Over the next couple of days I developed a dull headache in the area where I had smacked my forehead. I thought the pain not serious enough to call the doctor about, so I took it easy until it subsided and carried on as normal. The morning of June 10th I awoke with a low-grade fever and a pain under my left eye. I called my doctor, wondering if I had Covid19, of course. He diagnosed me with sinusitis over the phone and suggested Tylenol and rest. After four days I started to feel better. On the evening of June 14th the fire alarm went off in our building. My daughter and I went outside, me clutching a cup of tea, and sat under a tree, chatting with a neighbour until the fire department cleared the building for re-entry. As we walked back into the building I stopped to talk with another neighbour. I felt something strange, like a light 'clunk' in the back of my head. The next morning I awoke with the worst headache I had ever had in my life. Pain and pressure pulsated relentlessly. I woke my daughter and asked her to take me to the hospital. Because I could not have anyone in the ER with me due to Covid, I struggled to explain my pain to the doctor. He examined me, confirmed sinusitis and prescribed antibiotics and a nasal spray. The only symptom of sinusitis I had was the headache and some facial pain. I had no excessive mucus, no issues breathing through my nose, just a terrible headache twenty four hours a day. the next weekend I was back in the ER. The doctor there changed my antibiotic. Still, the pain did not subside. I tried everything. I stuffed so many pills down my throat hoping something/anything would take away the feeling of a bear trying to chew the top of my head off. My husband took me to the ER again. The doctor was baffled. The intravenous migraine treatment just made my nose ache excruciatingly. He ordered a CT Scan. The CT Scan confirmed sinusitis, but everything else looked normal. The pain carried on, and on, and the doctors could not figure out why. I think I visited the ER six times in total, just begging for help with the pain. I silently hoped they would admit me and deal with whatever this horror was, but no. The doctors were kind, but I think some of the nurses wondered if I was a drug addict. Some of them definitely thought I was a drama queen. After four weeks I was sent to an Ear Nose and Throat doctor who prescribed a more specific antibiotic, even though he said my case of sinusitis was minor and he was also baffled by the severity of the headache. He ordered another CT Scan which, two weeks later, showed the sinusitis had cleared up completely. When we went for the consultation he looked at miserable, exhausted me and called the hospital. He got me in that afternoon to see an Internal Medicine Specialist.
I had been in contact with an old friend, Dawn, whom I had not seen in nearly thirty years. I had sent her a message when I heard her mother had passed away after a battle with cancer. Dawn had heard I was dealing my own health issue and kindly asked me about it. When I described my symptoms she told me about a friend of hers who had a sudden onset of similarly debilitating symptoms, and suggested I find someone who could assess me for a similar diagnosis because her friend was doing so much better after being treated by a sports medicine doctor for concussion. I was glad the hospital let my husband come in to the appointment with the Internal Medicine Specialist. We waited three hours in her waiting room and I literally leaned on him for support. My husband and I had been discussing the possibility of the smack into my aunt's door being the root cause of my trouble. My wonderful daughter and main caregiver (my husband was dealing with the stress of running a busy resort during Covid and a Province-wide travel allowance) had written down the details and timeline of my case for the specialist, which was incredibly helpful. The IMS diagnosed me with probable concussion and ordered two weeks complete rest in a dark room (and also blood tests for everything from AIDS to vitamin deficiency). What a miserable time that was, but I endured it in hopes of recovery. Reading was a no-go, and I was ultra-sensitive to noise. After the two weeks in a dark room the pain had not subsided, and I was still barely sleeping, even with a sedative. I felt like I was in a rocking boat all of the time. My GP referred me to a neurologist and I finally got help for the pain. By way of a diagnosis which he took some time to reach (He ordered an angiogram in the meantime, which showed nothing abnormal), the neurologist decided I had a neck and shoulder soft-tissue injury probably caused by the head smack, which was causing nerve pain in my head. He prescribed physiotherapy, including IMS needling which is similar to acupuncture, massage therapy, and allowed for the continuation of my chiropractic treatments as long as they were gentle. The IMS needling physio decided I had whiplash. My massage therapist had additional thoughts on my injuries and treated my whole person. On Dawn's advice, as well as my sister's, I sought out and found a physiotherapist in our city who specializes in concussion and vestibular issues. After our first consult on September 25th, she said I had enough symptoms to be treated with concussion therapy. She gave me tasks and exercises to do that had nothing to do with lying down in a dark room. I soon saw big improvements and gained the confidence to keep pushing myself. The idea was this: "Neurons that fire together, wire together." She had me walking around the block, reading a little bit, doing word searches and colour-by-number pages within a month. Without her and without my three other therapists (and of course my amazingly patient family) I would not be typing this today. It has taken a village and a lot of discipline to get me this far. I still have a few miles to go, but I was able to go off the medication earlier this spring. I continue to have pressure in my head and stiffness in my neck, but much, much less pain. I still have to watch my screen time. I can't listen to music for hours like I used to. I need lots of quiet breaks between social visits. Driving is tiring, but I can drive. Grocery shopping is tiring, but I can do it. I still cry when overwhelmed emotionally. Sometimes I forget things I should remember. But, I am 'getting there'. I am mobile and operative, and incredibly grateful.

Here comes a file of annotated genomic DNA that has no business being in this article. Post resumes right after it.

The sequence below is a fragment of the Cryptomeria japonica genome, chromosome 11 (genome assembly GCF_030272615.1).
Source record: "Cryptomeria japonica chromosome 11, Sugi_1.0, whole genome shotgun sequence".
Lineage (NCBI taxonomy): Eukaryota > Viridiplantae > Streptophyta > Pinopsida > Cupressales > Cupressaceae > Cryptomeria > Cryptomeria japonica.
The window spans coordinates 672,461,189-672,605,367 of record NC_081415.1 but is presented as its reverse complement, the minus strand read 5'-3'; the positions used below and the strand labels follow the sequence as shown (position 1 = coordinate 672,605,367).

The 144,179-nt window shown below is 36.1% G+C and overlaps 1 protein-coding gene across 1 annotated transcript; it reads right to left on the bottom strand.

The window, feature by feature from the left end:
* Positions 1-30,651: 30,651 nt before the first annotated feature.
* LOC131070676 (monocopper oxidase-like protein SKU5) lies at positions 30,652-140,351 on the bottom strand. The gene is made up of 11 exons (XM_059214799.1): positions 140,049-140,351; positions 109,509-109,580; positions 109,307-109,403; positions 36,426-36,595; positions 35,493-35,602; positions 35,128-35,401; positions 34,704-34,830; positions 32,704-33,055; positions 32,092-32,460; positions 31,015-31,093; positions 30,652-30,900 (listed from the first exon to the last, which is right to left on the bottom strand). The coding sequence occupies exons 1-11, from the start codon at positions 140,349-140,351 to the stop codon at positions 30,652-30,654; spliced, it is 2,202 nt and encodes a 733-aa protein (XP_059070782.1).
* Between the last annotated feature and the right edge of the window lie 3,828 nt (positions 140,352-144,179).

After meeting my concussion physiotherapist and starting her exercises, as soon as I could manage to pick up a pen and focus on the page I started writing down to-do lists and schedules at the beginning of each day. The reward of this daily effort was to track my progress, but I also admit to a slight obsession with documenting events in my life. Recently, when I realized I could write a decently long email I decided to try a blog post. I believe writing is great brain work, too. This post has taken several days to compose and edit, and it's probably still full of mistakes, but it's a start. The purpose of publishing this post is to share my story in hopes of helping someone else - like Dawn helped me by telling me her friend's story. I know this sounds trite, but if I can spare even one person the pain and suffering I went through for the length of time I endured it, my post will have been worth it.